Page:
Social Media

Essentially, social media are internet-based applications that allow users to create their own digital profile and generate and share various content with other users, leading to the creation of virtual communities. Because of this characteristic – referred to as useage openness – social media do not initially have a specific purpose in themselves, but rather derive their purpose from the goals of their embedded social entities (e.g., project collaboration, knowledge sharing, discussion of specific topics, or just plain fun).

Social media became known through its use in private. For over 20 years, people have been creating profiles on these platforms, networking with their friends and acquaintances, and sharing content. After an initial euphoria, the negative sides also became apparent: Social media use can trigger stress or lead to addiction symptoms. The team of the chair was significantly involved in the development of the theoretical understanding of social media stress and was able to prove causes and coping strategies for this type of technostress in various studies.

Spurred by the growing impact and capabilities of social media in the private sphere, companies increasingly began to use social media for their needs. By using public social media, companies can communicate with various external parties such as customers, vendors, potential employees, and the general public. Most companies that use public social media to communicate with external parties have a multi-pronged strategy that combines various public social media channels. For example, they maintain pages on popular public social networking sites like Facebook, and they disseminate messages on microblogging sites like Twitter. Their employees sometimes also write blog posts on news sites, and occasionally they host social tagging sites or YouTube channels. What all of these public social media have in common is that communications on these sites are outward-facing. Today, a public relations strategy that addresses communications across various public social media is widely considered critical to business success. In this context, the chair team has developed an approach that helps companies to develop their own social media strategy.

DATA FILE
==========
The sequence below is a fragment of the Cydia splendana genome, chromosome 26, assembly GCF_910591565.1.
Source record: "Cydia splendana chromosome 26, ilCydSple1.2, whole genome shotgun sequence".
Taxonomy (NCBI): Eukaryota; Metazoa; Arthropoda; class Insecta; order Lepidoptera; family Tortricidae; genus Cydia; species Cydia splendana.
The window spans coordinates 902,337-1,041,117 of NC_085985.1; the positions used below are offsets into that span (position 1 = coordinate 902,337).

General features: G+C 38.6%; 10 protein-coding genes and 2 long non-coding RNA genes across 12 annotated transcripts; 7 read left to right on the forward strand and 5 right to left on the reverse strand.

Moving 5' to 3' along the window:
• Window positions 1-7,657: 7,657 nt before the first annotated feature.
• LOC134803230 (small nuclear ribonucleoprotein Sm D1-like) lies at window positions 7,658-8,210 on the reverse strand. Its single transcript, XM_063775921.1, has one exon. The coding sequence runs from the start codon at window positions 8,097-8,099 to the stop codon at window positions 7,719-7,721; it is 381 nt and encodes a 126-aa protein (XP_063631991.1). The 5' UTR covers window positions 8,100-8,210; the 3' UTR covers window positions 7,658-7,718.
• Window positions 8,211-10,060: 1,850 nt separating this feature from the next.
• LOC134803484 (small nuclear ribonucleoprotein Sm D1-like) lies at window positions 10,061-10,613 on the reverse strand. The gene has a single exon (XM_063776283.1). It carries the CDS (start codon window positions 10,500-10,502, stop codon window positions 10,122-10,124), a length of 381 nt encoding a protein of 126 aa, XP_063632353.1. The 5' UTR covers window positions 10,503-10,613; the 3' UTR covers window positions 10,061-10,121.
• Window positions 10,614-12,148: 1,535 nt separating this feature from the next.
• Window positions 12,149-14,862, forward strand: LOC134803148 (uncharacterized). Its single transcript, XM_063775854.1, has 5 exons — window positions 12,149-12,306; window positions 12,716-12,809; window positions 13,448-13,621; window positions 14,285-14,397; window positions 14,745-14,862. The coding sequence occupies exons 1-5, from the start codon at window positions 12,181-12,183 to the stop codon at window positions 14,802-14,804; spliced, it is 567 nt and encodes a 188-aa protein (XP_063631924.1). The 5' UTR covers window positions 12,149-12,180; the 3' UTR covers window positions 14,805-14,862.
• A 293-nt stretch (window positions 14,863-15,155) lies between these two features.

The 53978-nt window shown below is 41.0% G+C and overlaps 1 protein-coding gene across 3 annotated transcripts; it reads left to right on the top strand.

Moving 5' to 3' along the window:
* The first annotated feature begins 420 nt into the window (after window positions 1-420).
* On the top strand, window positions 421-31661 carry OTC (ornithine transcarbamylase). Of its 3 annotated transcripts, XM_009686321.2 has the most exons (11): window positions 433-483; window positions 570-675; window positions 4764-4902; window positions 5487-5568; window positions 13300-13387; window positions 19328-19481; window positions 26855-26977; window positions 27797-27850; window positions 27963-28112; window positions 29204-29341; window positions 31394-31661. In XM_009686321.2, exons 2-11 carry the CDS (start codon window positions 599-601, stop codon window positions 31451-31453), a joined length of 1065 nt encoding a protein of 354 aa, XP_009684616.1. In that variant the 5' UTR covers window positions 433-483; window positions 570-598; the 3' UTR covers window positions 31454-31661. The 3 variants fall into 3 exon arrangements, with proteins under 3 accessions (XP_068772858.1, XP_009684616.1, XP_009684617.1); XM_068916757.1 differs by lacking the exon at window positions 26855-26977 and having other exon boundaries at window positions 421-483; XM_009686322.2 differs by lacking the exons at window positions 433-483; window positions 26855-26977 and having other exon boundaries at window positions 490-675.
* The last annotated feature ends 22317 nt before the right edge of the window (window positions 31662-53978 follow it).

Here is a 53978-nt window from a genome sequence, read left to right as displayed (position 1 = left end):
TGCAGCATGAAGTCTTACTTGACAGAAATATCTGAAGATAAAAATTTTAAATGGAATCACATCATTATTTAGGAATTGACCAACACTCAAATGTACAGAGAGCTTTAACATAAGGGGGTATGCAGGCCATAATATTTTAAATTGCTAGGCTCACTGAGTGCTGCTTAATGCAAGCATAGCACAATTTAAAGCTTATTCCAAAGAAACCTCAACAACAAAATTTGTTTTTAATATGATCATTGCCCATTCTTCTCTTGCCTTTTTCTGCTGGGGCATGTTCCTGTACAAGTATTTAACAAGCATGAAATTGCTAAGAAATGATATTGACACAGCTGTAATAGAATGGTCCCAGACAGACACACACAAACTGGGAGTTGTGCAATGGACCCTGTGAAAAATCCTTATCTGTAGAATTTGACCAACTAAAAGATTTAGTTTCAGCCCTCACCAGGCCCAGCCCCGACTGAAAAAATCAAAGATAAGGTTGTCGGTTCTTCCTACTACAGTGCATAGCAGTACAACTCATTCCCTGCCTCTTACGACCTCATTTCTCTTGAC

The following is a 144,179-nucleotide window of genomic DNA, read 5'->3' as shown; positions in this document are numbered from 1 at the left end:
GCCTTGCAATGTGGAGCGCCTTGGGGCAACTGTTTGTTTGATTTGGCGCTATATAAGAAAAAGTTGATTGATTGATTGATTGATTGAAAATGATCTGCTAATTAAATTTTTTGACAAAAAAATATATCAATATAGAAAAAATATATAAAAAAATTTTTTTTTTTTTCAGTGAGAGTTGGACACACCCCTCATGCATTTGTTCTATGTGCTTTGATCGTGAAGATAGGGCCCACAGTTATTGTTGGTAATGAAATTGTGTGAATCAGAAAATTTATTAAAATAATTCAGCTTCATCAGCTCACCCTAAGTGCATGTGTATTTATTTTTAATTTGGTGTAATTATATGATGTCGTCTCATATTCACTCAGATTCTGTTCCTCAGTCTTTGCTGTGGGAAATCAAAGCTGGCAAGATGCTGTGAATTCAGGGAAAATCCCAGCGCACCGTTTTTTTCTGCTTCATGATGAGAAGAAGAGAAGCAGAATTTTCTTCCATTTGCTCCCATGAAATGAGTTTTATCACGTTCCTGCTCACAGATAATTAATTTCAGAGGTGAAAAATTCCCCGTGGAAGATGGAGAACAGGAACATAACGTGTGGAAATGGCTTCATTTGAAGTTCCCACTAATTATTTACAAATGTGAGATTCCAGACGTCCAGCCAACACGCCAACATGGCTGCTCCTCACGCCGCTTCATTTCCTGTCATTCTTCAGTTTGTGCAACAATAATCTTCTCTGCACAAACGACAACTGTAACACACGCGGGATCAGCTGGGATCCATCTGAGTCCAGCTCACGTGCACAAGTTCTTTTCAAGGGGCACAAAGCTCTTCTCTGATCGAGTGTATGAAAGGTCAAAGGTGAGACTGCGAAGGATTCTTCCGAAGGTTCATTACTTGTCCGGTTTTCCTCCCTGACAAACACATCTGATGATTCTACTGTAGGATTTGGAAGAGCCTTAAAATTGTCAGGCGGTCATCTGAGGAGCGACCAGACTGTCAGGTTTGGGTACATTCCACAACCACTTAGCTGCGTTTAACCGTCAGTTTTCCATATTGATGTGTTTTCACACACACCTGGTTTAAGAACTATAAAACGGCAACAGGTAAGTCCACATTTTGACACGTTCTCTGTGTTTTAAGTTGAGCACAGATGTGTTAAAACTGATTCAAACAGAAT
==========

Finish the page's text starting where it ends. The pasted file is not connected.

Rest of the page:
Enterprise social media is the second term derived from the umbrella term organizational social media and is defined as a social medium that supports internal communication, knowledge sharing, and interaction processes within a company or between organizations. Unlike the external use of social media, which spans many public platforms, most companies implement an integrated social media platform that includes multiple types of enterprise social media. For example, most internal social media platforms mimic popular social networking sites such as Facebook in appearance, operation and functionality. However, embedded within this platform are often blogs and wikis, as well as types of enterprise social media through which social tagging and document sharing can occur. In our research, we develop usage scenarios for enterprise social media and analyze usage behavior in the platforms to draw conclusions about the influence of social networks on digital work systems

The role of social media for corporate application contexts are the subject of the bachelor course “Enterprise Content and Collaboration Management“. Further concepts are also discussed in the master’s course “Enterprise Knowledge Management“. External company applications and the development of a social media strategy, e.g. in relation to recruitment, are addressed in the lecture “Electronic Human Resources Management” or in the “Media Literacy” seminar.


Selected publications

Selected talks